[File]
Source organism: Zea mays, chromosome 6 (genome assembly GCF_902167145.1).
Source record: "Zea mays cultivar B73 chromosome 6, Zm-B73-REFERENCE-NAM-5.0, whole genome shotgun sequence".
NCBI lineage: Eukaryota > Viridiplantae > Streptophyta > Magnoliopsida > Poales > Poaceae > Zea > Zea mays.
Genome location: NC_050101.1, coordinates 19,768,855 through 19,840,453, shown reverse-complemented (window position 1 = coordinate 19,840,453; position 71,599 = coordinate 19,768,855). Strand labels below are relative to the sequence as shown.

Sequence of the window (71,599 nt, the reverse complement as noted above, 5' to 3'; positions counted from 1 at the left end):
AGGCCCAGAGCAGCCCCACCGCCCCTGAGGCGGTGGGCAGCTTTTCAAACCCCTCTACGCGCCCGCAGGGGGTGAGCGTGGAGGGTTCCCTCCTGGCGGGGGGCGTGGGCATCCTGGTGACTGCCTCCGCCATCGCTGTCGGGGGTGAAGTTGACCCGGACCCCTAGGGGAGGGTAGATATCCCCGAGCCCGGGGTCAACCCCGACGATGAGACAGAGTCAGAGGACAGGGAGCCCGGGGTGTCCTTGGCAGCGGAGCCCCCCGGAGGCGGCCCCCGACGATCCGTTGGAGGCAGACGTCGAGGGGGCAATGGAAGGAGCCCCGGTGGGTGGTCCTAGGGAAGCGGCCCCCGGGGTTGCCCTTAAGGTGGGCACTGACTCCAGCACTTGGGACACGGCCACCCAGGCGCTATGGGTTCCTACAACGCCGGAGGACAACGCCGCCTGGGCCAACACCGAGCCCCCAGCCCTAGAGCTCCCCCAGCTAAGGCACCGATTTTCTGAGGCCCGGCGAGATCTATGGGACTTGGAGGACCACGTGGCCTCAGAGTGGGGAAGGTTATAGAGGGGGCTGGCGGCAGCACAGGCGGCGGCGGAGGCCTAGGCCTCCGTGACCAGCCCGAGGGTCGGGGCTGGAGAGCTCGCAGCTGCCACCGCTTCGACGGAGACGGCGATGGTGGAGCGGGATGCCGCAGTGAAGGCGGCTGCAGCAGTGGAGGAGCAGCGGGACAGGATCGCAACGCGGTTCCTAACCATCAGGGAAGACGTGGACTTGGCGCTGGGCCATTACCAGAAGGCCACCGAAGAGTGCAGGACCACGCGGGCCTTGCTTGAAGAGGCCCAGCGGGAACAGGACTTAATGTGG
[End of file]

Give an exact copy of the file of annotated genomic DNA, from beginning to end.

Source organism: Zea mays, chromosome 6 (genome assembly GCF_902167145.1).
Source record: "Zea mays cultivar B73 chromosome 6, Zm-B73-REFERENCE-NAM-5.0, whole genome shotgun sequence".
NCBI lineage: Eukaryota > Viridiplantae > Streptophyta > Magnoliopsida > Poales > Poaceae > Zea > Zea mays.
Genome location: NC_050101.1, coordinates 19,768,855 through 19,840,453, shown reverse-complemented (window position 1 = coordinate 19,840,453; position 71,599 = coordinate 19,768,855). Strand labels below are relative to the sequence as shown.

Sequence of the window (71,599 nt, the reverse complement as noted above, 5' to 3'; positions counted from 1 at the left end):
AGGCCCAGAGCAGCCCCACCGCCCCTGAGGCGGTGGGCAGCTTTTCAAACCCCTCTACGCGCCCGCAGGGGGTGAGCGTGGAGGGTTCCCTCCTGGCGGGGGGCGTGGGCATCCTGGTGACTGCCTCCGCCATCGCTGTCGGGGGTGAAGTTGACCCGGACCCCTAGGGGAGGGTAGATATCCCCGAGCCCGGGGTCAACCCCGACGATGAGACAGAGTCAGAGGACAGGGAGCCCGGGGTGTCCTTGGCAGCGGAGCCCCCCGGAGGCGGCCCCCGACGATCCGTTGGAGGCAGACGTCGAGGGGGCAATGGAAGGAGCCCCGGTGGGTGGTCCTAGGGAAGCGGCCCCCGGGGTTGCCCTTAAGGTGGGCACTGACTCCAGCACTTGGGACACGGCCACCCAGGCGCTATGGGTTCCTACAACGCCGGAGGACAACGCCGCCTGGGCCAACACCGAGCCCCCAGCCCTAGAGCTCCCCCAGCTAAGGCACCGATTTTCTGAGGCCCGGCGAGATCTATGGGACTTGGAGGACCACGTGGCCTCAGAGTGGGGAAGGTTATAGAGGGGGCTGGCGGCAGCACAGGCGGCGGCGGAGGCCTAGGCCTCCGTGACCAGCCCGAGGGTCGGGGCTGGAGAGCTCGCAGCTGCCACCGCTTCGACGGAGACGGCGATGGTGGAGCGGGATGCCGCAGTGAAGGCGGCTGCAGCAGTGGAGGAGCAGCGGGACAGGATCGCAACGCGGTTCCTAACCATCAGGGAAGACGTGGACTTGGCGCTGGGCCATTACCAGAAGGCCACCGAAGAGTGCAGGACCACGCGGGCCTTGCTTGAAGAGGCCCAGCGGGAACAGGACTTAATGTGG